Not long ago, I joined volunteers in Washington, DC to conduct the local homelessness census. This “point-in-time” count happens every year here in late January. Although I frequently use point-in-time data to track trends in homelessness in DC and around the country, this was my first count. I was not alone. Numbering among the 100 or so volunteers this year were HUD Secretary Shaun Donovan, Barbara Poppe, the director of the US Interagency Council, and the Deputy Secretary of Veteran Affairs, W. Scott Gould.
DC is not the only community that does a homelessness count. HUD requires jurisdictions across the country to conduct one-night counts every other year. The methods localities use and the quality of results vary significantly. DC’s count coordinators mapped the city, assigning teams to neighborhoods and public spaces where homeless people were known to congregate. Besides this “unsheltered” count, program managers tally those sleeping in shelters and transitional housing. Data collected this way help local decision makers understand the size of the population, including whether it’s growing or shrinking. Nationally, HUD uses point-in-time counts in its annual report to Congress.
Mine was one of many teams assigned to Georgetown. We walked up and down Wisconsin Avenue, clipboards in hand, stopping in a few parks and alleyways while skirting the ice that lined the sidewalks. Aided by an outreach worker from Georgetown Ministries, we located two homeless men sleeping outside-- one on a snowy hill and another on a library bench. We asked each his name, age, how long he had been homeless, veteran status, and some questions about his mental and physical health and employment. It seems like a lot of questions to be asking someone sleeping on snow, but we reassured our respondents that the information was confidential and that policymakers would use it to better respond to homelessness. Before parting, we encouraged them to seek shelter nearby. It was hard to leave.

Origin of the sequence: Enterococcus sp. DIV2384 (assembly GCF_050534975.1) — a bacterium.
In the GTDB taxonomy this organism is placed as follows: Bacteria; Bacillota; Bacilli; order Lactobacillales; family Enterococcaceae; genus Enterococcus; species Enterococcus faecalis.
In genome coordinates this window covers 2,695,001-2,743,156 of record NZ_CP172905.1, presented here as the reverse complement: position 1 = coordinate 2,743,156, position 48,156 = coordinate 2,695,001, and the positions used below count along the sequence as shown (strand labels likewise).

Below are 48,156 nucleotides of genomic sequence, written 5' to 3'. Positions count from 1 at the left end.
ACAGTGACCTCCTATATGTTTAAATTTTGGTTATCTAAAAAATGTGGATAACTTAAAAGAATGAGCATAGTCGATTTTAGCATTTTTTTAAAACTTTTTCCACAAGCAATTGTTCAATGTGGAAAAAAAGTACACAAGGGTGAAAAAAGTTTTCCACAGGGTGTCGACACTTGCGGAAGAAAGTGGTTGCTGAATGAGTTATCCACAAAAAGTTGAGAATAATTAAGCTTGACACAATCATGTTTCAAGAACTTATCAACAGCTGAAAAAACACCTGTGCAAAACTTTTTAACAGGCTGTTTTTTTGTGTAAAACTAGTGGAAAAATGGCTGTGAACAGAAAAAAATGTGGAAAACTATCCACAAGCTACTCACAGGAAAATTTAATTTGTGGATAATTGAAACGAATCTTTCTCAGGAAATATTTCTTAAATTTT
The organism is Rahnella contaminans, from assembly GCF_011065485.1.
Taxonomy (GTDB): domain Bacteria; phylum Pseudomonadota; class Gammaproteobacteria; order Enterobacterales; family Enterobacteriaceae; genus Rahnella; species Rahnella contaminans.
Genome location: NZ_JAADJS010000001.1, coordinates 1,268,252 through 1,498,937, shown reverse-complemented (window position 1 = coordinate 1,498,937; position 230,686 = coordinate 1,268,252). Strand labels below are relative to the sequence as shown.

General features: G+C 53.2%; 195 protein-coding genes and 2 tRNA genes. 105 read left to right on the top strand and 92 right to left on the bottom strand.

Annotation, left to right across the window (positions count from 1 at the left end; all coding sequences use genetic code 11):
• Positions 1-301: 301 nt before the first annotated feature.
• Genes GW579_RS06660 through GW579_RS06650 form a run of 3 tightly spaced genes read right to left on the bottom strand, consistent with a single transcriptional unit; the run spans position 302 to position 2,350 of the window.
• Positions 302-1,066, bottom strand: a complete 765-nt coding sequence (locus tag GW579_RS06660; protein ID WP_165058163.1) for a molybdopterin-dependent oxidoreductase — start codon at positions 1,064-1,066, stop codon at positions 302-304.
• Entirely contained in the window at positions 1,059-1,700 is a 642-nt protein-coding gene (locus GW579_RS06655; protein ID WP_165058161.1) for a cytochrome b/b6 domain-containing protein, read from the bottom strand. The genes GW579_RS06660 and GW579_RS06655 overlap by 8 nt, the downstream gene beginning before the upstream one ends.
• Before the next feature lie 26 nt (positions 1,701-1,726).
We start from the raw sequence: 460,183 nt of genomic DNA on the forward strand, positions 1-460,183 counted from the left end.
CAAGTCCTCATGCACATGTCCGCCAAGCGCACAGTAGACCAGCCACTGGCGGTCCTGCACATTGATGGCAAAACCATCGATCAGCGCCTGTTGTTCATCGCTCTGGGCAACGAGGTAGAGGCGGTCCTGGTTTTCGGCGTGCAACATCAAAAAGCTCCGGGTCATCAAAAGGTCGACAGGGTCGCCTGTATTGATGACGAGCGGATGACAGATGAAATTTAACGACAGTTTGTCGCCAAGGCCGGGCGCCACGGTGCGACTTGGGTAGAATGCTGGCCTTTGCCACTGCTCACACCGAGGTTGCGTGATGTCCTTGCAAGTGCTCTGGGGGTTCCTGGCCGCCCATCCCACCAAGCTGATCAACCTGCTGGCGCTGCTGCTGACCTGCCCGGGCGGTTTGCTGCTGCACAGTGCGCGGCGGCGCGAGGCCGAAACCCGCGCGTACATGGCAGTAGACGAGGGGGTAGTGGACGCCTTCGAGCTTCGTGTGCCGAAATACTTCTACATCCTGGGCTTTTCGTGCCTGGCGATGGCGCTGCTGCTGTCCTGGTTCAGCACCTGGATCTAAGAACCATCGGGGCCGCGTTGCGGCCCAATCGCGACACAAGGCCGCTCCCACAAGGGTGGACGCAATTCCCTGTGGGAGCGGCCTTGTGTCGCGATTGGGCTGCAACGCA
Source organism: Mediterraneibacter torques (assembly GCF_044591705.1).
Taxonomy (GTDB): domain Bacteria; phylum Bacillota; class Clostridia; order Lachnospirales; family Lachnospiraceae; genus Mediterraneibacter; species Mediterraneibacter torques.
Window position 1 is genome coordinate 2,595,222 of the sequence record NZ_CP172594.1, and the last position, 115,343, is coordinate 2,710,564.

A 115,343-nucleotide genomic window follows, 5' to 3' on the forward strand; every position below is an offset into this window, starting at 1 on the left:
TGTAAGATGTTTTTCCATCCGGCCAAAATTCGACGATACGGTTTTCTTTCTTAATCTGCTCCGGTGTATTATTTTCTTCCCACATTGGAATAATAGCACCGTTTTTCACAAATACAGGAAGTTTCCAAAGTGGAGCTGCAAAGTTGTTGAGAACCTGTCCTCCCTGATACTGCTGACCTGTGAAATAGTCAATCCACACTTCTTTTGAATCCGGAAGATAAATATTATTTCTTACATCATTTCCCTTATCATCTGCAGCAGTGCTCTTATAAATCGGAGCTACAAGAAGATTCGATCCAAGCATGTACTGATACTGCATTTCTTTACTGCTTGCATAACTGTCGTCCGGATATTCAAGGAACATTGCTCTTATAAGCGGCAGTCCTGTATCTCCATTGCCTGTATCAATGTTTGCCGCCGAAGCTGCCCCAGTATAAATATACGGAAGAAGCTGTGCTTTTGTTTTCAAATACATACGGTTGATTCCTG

Last year, there were 6,228 people without homes in DC. The number for families has been rising while that for chronically homeless adults has been declining. The city attributes this decrease to the increase in permanent supportive housing -- an evidence-based model that provides “housing first,” then services to help people stabilize and keep their housing. This year’s local census results will be available in May.
Now step back. Nationwide, HUD’s 2009 Annual Homeless Assessment Report (AHAR) says volunteers counted 643,000 homeless people on one night in January 2009. Many more experienced homelessness over the year. HUD’s local Homelessness Management Information Systems (HMIS) found that 1.54 million people used emergency or transitional housing programs in 2009.